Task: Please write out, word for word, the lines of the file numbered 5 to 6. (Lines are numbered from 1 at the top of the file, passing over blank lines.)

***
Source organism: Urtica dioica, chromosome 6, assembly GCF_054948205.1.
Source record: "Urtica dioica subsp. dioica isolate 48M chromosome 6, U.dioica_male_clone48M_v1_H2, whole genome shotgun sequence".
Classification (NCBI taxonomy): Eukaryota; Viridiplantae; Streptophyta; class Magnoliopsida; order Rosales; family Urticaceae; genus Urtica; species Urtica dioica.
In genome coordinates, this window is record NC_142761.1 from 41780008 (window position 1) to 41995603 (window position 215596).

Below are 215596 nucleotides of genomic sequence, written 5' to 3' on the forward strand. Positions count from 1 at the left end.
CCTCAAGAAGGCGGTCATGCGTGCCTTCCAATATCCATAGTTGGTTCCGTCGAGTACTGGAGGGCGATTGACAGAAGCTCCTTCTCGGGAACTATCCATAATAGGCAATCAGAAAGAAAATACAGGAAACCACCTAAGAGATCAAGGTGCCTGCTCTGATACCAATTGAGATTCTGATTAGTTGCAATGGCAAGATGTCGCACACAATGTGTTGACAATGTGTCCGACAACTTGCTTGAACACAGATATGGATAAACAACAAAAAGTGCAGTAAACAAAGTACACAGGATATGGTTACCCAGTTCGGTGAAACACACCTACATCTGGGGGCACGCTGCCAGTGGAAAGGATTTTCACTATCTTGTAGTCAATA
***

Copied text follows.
Below are 215596 nucleotides of genomic sequence, written 5' to 3' on the forward strand. Positions count from 1 at the left end.
CCTCAAGAAGGCGGTCATGCGTGCCTTCCAATATCCATAGTTGGTTCCGTCGAGTACTGGAGGGCGATTGACAGAAGCTCCTTCTCGGGAACTATCCATAATAGGCAATCAGAAAGAAAATACAGGAAACCACCTAAGAGATCAAGGTGCCTGCTCTGATACCAATTGAGATTCTGATTAGTTGCAATGGCAAGATGTCGCACACAATGTGTTGACAATGTGTCCGACAACTTGCTTGAACACAGATATGGATAAACAACAAAAAGTGCAGTAAACAAAGTACACAGGATATGGTTACCCAGTTCGGTGAAACACACCTACATCTGGGGGCACGCTGCCAGTGGAAAGGATTTTCACTATCTTGTAGTCAATA